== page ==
His statement is accurate, but the whole concept is that the economy is based on consumer spending and borrowing.  In fact, whether we wish to admit it or not, the entire US system is based on borrowing.  The government is the biggest borrower of all.  And unless somehow history does not repeat itself – eventually there is a day of reckoning when you are expected to pay back what you owe.  What happens when the government and/or the taxpayers can’t repay what the government has borrowed?

But enough of the big picture…what about now and the impact?  First, most of us have no idea how close we have come to a major depression.  In fact, while I am no doomsayer, rarely is reality what is stated by the government.  More times than not the outcome is far more costly than what is predicted.  So we very well may not have seen the end of this financial mess.

According to CNN: The plan: The federal government would buy up “hundreds of billions of dollars” of illiquid mortgage assets at a deep discount from banks. The Treasury Department is likely to run the program directly, unlike the savings and loan crisis of the 1990s that led to the creation of the Resolution Trust Company.

“The federal government must implement a program to remove these illiquid assets that are weighing down our financial institutions and threatening our economy,” said Paulson.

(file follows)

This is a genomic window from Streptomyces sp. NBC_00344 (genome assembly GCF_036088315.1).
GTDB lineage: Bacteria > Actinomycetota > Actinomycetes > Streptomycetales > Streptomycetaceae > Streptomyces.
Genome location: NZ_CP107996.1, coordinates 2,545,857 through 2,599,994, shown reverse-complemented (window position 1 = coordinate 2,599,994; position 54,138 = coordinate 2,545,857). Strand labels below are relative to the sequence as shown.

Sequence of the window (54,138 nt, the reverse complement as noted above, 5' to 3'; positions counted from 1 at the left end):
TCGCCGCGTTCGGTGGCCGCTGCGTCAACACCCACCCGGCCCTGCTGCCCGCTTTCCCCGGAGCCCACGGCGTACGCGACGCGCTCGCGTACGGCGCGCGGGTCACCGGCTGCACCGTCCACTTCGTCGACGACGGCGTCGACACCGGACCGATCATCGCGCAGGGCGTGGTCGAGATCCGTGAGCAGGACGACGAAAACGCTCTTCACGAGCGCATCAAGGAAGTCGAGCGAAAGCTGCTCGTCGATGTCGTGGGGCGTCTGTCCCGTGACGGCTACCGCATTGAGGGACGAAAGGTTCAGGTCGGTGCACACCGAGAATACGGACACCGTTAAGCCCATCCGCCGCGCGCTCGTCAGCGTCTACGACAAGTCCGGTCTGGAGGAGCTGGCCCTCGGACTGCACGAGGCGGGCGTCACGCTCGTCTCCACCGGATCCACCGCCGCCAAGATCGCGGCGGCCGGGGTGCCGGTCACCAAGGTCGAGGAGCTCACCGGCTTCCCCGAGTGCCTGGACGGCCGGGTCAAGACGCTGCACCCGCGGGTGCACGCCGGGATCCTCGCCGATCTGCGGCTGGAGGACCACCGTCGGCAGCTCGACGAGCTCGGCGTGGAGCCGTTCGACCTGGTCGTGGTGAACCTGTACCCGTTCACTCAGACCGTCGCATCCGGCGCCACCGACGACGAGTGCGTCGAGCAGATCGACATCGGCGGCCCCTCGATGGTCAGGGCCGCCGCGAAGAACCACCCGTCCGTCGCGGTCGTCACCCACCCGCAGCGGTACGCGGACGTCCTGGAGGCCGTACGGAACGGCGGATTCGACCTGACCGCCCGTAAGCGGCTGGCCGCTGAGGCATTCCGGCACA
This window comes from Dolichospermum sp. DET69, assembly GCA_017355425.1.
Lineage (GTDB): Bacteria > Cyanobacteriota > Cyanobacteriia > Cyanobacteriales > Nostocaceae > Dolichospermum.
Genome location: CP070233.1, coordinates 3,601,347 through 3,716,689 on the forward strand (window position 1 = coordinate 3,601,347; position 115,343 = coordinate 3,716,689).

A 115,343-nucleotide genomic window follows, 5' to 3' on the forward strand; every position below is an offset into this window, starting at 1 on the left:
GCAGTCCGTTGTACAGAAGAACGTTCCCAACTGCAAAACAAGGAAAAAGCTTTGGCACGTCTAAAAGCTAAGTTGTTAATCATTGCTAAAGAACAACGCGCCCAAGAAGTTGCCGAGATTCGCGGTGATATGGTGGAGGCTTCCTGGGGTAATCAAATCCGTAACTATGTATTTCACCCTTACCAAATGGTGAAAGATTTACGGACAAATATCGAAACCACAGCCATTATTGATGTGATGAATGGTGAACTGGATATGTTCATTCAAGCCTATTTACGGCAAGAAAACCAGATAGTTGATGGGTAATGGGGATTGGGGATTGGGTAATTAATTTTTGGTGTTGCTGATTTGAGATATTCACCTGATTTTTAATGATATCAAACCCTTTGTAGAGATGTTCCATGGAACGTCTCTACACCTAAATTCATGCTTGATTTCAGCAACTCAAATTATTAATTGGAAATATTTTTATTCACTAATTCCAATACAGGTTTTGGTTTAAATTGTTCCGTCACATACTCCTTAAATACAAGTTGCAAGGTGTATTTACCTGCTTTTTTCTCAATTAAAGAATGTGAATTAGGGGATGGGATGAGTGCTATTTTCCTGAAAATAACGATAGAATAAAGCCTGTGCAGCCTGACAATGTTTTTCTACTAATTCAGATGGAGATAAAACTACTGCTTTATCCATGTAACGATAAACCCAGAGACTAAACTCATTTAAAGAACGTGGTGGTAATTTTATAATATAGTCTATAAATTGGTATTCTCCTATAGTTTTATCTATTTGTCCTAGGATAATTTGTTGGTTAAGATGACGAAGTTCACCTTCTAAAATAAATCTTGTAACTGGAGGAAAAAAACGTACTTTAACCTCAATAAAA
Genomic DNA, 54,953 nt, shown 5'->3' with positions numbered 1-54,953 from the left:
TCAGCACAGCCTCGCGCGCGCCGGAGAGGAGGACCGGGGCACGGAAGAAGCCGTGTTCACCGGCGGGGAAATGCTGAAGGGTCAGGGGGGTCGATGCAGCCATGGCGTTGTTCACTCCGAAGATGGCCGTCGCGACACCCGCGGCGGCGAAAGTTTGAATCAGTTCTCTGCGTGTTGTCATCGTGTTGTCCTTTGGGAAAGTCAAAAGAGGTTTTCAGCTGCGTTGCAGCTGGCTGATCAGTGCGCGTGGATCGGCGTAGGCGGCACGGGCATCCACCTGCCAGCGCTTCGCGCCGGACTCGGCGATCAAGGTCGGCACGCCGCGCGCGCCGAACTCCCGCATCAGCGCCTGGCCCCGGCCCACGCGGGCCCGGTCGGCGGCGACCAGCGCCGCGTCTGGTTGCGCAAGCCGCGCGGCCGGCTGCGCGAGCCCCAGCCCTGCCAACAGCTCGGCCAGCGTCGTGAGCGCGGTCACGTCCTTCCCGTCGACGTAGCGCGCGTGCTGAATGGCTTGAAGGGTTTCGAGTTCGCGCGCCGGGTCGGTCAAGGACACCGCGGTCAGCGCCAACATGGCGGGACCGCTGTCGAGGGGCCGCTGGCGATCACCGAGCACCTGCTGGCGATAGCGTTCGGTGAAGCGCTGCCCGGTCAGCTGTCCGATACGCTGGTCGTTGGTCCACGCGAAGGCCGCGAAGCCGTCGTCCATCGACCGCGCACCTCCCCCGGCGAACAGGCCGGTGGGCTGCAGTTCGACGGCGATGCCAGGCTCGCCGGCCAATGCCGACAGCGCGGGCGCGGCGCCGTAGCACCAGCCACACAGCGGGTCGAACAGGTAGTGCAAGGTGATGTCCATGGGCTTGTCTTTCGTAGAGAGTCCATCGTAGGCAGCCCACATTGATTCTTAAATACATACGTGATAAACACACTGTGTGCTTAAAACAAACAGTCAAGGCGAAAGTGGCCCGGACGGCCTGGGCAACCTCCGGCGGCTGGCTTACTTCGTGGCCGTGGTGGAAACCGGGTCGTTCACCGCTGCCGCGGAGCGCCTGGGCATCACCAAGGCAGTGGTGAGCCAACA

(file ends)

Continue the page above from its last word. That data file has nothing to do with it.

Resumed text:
Now what is clear about this plan is that financial institutions get to clean up their balance sheets so that they can continue to stay in business and LOAN. 

Question: Wonder what consequences, if any, the bank or financial institutions will incur?  Any penalties for making stupid loans to unqualified individuals in the first place?

Question: As inefficient as the government is how will they be any better at collecting on what is due than the financial institutions are?  Bet, they won’t be…rather either one or two things will happen: (1) they will do just what the banks would have done – FORECLOSE and sell the property off at deep discounts; or (2) somehow FORGIVE the debt and allow the property owners to own at less than what they borrowed in the first place.  Either way – people who have played by the rules PAY!

According to a CNN article: The plan will help banks shore up their balance sheets by removing hard-to-value assets. This would address the seemingly endless rounds of writedowns and capital raising that have been rocking the financial sector.

Without these bad loans weighing on their books, banks may be more willing to lend. Or at least that’s the goal.

The problem is that the bailout will not automatically make banks profitable, nor will it stop the slide in home values that is wreaking havoc on the economy.

Danger! Without the bad business on the books Banks would find it easier to raise capital and MAKE MORE LOANS.  The question still remains – who or what will make sure that banks don’t repeat (in the interest of big profit) what they did (not that long ago) to get into this mess?

Over the course of two days the price tag has gone from $200 billion to $500 billion and now I see on MSNBC that it is $700 billion.  Now, as Forrest Gump would say…”I’m not a smart man,” but I know that this government bail out will cost each American a lot of money.


Foreclosure Fraud – An Interesting Variation of Mortgage Fraud – Comments Ethics Speaker Chuck Gallagher

January 3, 2008